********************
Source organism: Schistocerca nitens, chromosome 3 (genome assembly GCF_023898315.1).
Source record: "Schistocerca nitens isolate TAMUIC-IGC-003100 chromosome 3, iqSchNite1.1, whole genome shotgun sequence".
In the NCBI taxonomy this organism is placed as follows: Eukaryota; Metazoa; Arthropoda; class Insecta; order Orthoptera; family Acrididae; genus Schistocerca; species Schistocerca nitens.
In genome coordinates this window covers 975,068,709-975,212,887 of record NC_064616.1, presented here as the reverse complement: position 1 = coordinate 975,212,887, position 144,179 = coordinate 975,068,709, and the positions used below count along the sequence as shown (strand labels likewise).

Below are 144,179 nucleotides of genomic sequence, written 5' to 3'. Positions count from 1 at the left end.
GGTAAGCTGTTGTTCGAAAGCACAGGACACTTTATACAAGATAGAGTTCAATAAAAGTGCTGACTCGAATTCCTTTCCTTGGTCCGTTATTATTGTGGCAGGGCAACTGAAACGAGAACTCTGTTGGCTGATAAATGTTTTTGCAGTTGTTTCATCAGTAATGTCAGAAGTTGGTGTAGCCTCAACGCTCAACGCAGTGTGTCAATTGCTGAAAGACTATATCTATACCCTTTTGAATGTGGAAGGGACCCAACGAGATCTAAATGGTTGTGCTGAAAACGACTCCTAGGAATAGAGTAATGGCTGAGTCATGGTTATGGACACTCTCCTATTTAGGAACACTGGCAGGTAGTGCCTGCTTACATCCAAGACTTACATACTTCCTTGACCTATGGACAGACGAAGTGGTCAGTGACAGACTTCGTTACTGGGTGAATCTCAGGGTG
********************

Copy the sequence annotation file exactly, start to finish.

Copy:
Source organism: Schistocerca nitens, chromosome 3 (genome assembly GCF_023898315.1).
Source record: "Schistocerca nitens isolate TAMUIC-IGC-003100 chromosome 3, iqSchNite1.1, whole genome shotgun sequence".
In the NCBI taxonomy this organism is placed as follows: Eukaryota; Metazoa; Arthropoda; class Insecta; order Orthoptera; family Acrididae; genus Schistocerca; species Schistocerca nitens.
In genome coordinates this window covers 975,068,709-975,212,887 of record NC_064616.1, presented here as the reverse complement: position 1 = coordinate 975,212,887, position 144,179 = coordinate 975,068,709, and the positions used below count along the sequence as shown (strand labels likewise).

Below are 144,179 nucleotides of genomic sequence, written 5' to 3'. Positions count from 1 at the left end.
GGTAAGCTGTTGTTCGAAAGCACAGGACACTTTATACAAGATAGAGTTCAATAAAAGTGCTGACTCGAATTCCTTTCCTTGGTCCGTTATTATTGTGGCAGGGCAACTGAAACGAGAACTCTGTTGGCTGATAAATGTTTTTGCAGTTGTTTCATCAGTAATGTCAGAAGTTGGTGTAGCCTCAACGCTCAACGCAGTGTGTCAATTGCTGAAAGACTATATCTATACCCTTTTGAATGTGGAAGGGACCCAACGAGATCTAAATGGTTGTGCTGAAAACGACTCCTAGGAATAGAGTAATGGCTGAGTCATGGTTATGGACACTCTCCTATTTAGGAACACTGGCAGGTAGTGCCTGCTTACATCCAAGACTTACATACTTCCTTGACCTATGGACAGACGAAGTGGTCAGTGACAGACTTCGTTACTGGGTGAATCTCAGGGTG